It’s typed up, really typed, on a typewriter. A two-page memo sent to the Methodist Hospital staff back in 1977.
The letter is fascinating, a glimpse at the beginnings of a trauma center that four decades later is the largest Level I trauma center in the state and one of the busiest in the nation.
Richard F. Graffis, M.D., a surgeon at Methodist, wrote that letter 40 years ago. He wanted to let employees know that at a recent medical staff meeting, “clearance was given for the organization of an official Trauma Center.”
“Methodist Hospital is a trauma center by its very nature. We would like to make it a better, more sophisticated trauma center, hopefully avoiding delays and indecision in critical patient and multiple system injury patients where time is of the essence,” Graffis writes, noting that he will be organizer and coordinator of the center. “It is not (with ‘not’ underlined) an attempt to interfere with normal referral patterns or monopolize trauma cases in Indianapolis.”
That trauma center opened Feb. 25, 1977. Fourteen years later it became officially verified by the American College of Surgeons. Today, Methodist boasts Level I status and round the clock staffing of specialists.
Here is the 1977 letter from Dr. Graffis in its entirety:
TO: METHODIST HOSPITAL STAFF
At the recent Medical Staff meeting, clearance was given for the organization of an official Trauma Center at Methodist Hospital and I was given responsibility as organizer and coordinator of the Trauma Center. I felt a letter of clarification of goals and a brief indication of modus operandi would be in order.
Methodist Hospital is a trauma center by its very nature. We would like to make it a better, more sophisticated trauma center, hopefully avoiding delays and indecision in critical patient and multiple system injury patients where time is of the essence. It is not (underlined) an attempt to interfere with normal referral patterns or monopolize trauma cases in Indianapolis.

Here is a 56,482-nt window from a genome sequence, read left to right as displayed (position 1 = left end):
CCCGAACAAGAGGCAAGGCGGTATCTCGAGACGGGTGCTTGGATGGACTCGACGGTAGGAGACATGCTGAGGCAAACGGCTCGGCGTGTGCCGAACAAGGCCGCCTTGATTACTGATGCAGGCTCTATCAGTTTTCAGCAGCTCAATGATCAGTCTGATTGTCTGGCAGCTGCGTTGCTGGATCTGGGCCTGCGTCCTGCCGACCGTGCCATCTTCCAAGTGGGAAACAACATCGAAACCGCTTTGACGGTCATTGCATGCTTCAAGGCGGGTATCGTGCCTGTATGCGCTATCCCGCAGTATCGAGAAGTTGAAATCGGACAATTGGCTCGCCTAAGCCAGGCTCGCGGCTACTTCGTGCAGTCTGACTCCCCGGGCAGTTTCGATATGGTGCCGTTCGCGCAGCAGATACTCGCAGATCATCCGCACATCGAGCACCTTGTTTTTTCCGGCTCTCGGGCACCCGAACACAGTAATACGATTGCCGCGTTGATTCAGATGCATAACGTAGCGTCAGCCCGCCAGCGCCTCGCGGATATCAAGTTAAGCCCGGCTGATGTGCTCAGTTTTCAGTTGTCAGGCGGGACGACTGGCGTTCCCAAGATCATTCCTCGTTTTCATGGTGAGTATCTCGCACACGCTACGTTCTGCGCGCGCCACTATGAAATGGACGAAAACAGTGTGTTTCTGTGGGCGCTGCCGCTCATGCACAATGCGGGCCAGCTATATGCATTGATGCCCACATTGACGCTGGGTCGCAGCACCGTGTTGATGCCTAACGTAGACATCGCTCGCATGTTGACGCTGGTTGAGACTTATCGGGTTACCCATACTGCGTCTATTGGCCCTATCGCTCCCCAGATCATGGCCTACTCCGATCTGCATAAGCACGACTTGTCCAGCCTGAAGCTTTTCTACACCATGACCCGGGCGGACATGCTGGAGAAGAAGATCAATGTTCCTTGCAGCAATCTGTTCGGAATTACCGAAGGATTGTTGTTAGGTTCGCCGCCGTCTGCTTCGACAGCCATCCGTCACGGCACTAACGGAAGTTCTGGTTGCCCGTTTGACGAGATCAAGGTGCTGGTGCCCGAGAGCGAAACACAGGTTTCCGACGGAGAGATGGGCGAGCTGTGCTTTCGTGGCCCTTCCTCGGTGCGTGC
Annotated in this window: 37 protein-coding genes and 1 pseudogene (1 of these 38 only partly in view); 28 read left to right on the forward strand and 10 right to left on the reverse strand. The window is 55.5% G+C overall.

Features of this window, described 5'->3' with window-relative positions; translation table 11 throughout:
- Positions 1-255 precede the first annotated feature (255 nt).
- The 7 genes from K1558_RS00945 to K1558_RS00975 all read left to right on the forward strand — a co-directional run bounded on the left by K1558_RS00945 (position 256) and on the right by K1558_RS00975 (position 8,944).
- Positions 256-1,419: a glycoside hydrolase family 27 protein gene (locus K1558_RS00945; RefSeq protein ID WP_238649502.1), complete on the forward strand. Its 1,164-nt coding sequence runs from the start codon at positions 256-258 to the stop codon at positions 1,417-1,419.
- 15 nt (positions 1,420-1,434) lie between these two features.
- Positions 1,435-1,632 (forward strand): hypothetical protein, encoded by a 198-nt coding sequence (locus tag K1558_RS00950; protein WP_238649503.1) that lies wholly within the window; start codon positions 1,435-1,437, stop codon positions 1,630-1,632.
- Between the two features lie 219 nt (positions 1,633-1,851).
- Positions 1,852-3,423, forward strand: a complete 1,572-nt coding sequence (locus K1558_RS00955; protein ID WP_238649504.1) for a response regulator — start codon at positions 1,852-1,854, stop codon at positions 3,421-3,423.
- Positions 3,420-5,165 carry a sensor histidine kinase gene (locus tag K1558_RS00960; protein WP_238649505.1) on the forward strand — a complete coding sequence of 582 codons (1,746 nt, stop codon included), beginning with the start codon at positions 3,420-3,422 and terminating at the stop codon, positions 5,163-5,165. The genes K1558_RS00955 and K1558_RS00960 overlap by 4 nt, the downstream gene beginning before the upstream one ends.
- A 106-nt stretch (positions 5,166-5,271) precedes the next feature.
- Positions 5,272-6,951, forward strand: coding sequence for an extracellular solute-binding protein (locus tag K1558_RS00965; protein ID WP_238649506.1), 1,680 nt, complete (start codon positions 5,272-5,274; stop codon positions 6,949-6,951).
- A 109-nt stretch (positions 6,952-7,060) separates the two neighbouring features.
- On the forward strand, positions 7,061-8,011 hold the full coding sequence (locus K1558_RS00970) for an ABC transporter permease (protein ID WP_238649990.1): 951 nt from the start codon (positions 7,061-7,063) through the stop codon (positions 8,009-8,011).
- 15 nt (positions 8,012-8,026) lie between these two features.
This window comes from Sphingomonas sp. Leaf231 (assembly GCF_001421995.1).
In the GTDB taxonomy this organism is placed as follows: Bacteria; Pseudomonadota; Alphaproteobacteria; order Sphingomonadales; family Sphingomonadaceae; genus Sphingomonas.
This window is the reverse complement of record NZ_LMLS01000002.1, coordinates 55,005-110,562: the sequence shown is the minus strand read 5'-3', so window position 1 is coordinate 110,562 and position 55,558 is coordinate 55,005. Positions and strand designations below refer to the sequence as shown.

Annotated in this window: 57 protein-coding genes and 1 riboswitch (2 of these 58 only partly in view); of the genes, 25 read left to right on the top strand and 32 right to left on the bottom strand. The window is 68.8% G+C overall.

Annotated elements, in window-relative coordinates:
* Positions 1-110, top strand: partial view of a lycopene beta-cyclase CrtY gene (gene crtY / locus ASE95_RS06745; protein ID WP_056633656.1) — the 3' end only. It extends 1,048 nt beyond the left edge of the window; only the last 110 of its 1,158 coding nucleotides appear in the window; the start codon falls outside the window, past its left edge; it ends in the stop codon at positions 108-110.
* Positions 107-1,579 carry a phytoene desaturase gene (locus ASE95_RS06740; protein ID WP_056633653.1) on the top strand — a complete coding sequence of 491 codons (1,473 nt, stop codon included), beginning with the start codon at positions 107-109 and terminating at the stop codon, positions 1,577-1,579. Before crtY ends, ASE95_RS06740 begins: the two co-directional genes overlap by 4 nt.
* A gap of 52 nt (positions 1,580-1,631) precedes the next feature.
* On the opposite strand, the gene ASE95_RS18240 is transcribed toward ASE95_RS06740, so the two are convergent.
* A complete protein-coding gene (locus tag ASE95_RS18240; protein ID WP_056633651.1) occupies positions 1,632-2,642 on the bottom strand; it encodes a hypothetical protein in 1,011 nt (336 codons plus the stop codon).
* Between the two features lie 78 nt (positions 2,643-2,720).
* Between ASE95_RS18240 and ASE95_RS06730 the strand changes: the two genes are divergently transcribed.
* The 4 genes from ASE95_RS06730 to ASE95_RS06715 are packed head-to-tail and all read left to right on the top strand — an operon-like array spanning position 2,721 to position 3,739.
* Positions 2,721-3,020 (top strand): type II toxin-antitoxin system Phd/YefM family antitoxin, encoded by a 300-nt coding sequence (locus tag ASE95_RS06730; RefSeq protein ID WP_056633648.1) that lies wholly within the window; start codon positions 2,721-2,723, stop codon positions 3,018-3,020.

Several goals would hopefully be met but the organization:
1. Organization and better utilization of existing private practice physicians and facilities, in more of a team approach.
2. Ready availability of consultants in various subspecialties and on short notice (hopefully less than thirty minutes).
3. Coordination of our efforts with those of outlying facilities, i.e., county hospitals and also transportation systems.
4. Upgrade the training of staff physicians and, house staff, nurses, paramedics and EMTs in the area of trauma and critical care.
5. Improvement of monitoring facilities in the trauma unit and critical care areas of the hospital.
6. Provide a critical, constructive view of trauma care at Methodist Hospital.
7. Improve feedback and communications with referring physicians and and referring hospitals.
8. Acquiring available private and governmental funds for use in trauma research and care.
9. Obtaining and maintaining standards well above those outlined by accrediting groups, particularly “regional planning” groups.
10. Establishment of priorities in the use of X-ray, Laboratory and Operating Room facilities.
It is my intention to accomplish as many of these goals as possible. The bulk of the responsibility will fall on the general surgeons, anesthesiologists, and the surgical subspecialties initially, but all the specialties will be utilized as individual cases demand.
The Trauma Call Schedule went into effect February 1, 1977 for General Surgery, Neurosurgery and Orthopedic Surgery, with schedules for certain other specialties to follow in the upcoming months. The Trauma Conferences are being held the second and fourth Wednesday of the each month, and these also were initiated in February.
Anyone wishing to become involved with the Trauma Center is certainly welcome. I am looking forward to working on this project and will value your cooperation in making it successful.
Richard F. Graffis, M.D.
Center for Trauma and Critical Care